Oklahoma Opiate Addiction Treatment

For individuals who find themselves addicted to opiates, the dream of rehabilitation may seem unattainable. As the stresses and pressure of daily life start to pile up, addicts may find it difficult to abstain from using again. Opiate addiction can be especially difficult to address, due to the wide availability of morphine, codeine and heroin on the streets. It is surprisingly easy to obtain illegally written prescriptions for narcotics, especially in larger, more urban areas.


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OK TREATMENT FACTS

  • Contingency management can often be a helpful therapeutic treatment option for opioid addiction. According to the National Institute on Drug Abuse, patients who submit a clean drug test are given rewards or vouchers in order to reinforce positive behaviors.
  • Opioid addiction requires professional treatment from doctors, nurses, licensed therapists, and other individuals who all have experience helping someone with a substance use disorder.
  • Those who begin methadone maintenance treatment (MMT) often need time to adjust to their dosage, and the dosage may need to be changed to better fit their needs, especially early on in treatment.
  • A recovering addict must often learn to spend time away from friends or family members who do not want the individual to quit and would just enable their addiction. This is the only way to get stronger and to be able to resist temptations in the future.
  • Opioid addicts in recovery often cannot take prescription medications for pain later in their lives, as it could lead them into a relapse.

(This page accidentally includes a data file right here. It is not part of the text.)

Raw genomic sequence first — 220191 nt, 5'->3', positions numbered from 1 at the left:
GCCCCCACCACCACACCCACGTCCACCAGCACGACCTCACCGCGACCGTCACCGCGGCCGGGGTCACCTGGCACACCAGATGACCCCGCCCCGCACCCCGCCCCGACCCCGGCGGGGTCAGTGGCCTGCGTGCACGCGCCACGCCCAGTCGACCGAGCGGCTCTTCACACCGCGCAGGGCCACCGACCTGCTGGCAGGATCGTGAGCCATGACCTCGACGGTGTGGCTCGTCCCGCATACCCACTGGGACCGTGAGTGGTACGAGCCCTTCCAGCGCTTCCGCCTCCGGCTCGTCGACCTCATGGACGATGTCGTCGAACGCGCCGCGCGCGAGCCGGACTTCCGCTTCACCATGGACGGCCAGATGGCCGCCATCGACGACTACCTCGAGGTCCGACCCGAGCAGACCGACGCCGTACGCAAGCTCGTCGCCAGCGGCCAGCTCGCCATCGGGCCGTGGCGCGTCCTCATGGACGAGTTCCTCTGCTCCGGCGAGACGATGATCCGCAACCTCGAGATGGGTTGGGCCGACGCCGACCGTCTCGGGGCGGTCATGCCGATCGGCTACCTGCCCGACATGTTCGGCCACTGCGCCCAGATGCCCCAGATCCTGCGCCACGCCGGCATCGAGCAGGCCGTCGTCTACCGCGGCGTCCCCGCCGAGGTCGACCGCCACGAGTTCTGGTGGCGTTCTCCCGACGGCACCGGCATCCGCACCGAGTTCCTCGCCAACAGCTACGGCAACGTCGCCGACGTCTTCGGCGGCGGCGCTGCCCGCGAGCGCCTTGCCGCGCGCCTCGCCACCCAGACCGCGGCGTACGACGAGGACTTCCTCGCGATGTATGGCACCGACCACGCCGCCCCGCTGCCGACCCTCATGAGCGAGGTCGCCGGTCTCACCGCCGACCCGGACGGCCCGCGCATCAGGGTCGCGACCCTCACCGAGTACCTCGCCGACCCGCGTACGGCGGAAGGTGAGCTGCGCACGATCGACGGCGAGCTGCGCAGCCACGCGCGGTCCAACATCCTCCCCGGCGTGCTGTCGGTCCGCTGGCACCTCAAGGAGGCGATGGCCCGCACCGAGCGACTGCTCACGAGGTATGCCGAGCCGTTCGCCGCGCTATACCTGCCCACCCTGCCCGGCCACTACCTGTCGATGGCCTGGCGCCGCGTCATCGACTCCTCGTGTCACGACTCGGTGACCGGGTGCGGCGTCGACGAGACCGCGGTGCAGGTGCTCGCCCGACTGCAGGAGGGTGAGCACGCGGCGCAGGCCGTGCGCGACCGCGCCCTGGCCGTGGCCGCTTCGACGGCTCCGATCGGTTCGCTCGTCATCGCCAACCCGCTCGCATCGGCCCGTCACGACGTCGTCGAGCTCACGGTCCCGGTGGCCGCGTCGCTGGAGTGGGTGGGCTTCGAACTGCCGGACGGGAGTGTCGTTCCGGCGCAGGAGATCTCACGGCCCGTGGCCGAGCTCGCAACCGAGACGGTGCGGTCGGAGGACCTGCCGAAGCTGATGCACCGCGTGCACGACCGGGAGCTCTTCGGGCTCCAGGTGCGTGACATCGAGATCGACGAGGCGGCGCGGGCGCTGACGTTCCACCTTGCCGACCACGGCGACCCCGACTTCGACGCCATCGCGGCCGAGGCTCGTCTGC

Oklahoma TREATMENT STATS

  • Opioid-related overdose death rates decreased in Oklahoma between 2014 and 2015 by 25 percent. This is statistically significant, as stated by the Centers for Disease Control and Prevention, as the number went from 370 to 277.
  • In addition, the past year use of heroin by individuals 12 and older in the state was only 0.21 percent, according to a 2014-2015 study by the Substance Abuse and Mental Health Services Administration. This was lower than the national average (NIDA).
  • However, this does not mean Oklahoma is without an opioid abuse issue. According to a map of the highest rates of past year opioid abuse and dependence per state in 2015, Oklahoma’s rate was among the highest: between 10.8 and 12.9 per 1000 persons aged 12 years and older (S. Department of Health and Human Services).
  • Unfortunately the state’s treatment capacity was only between 0.7 and 3.0 per 1,000 persons at this same time.

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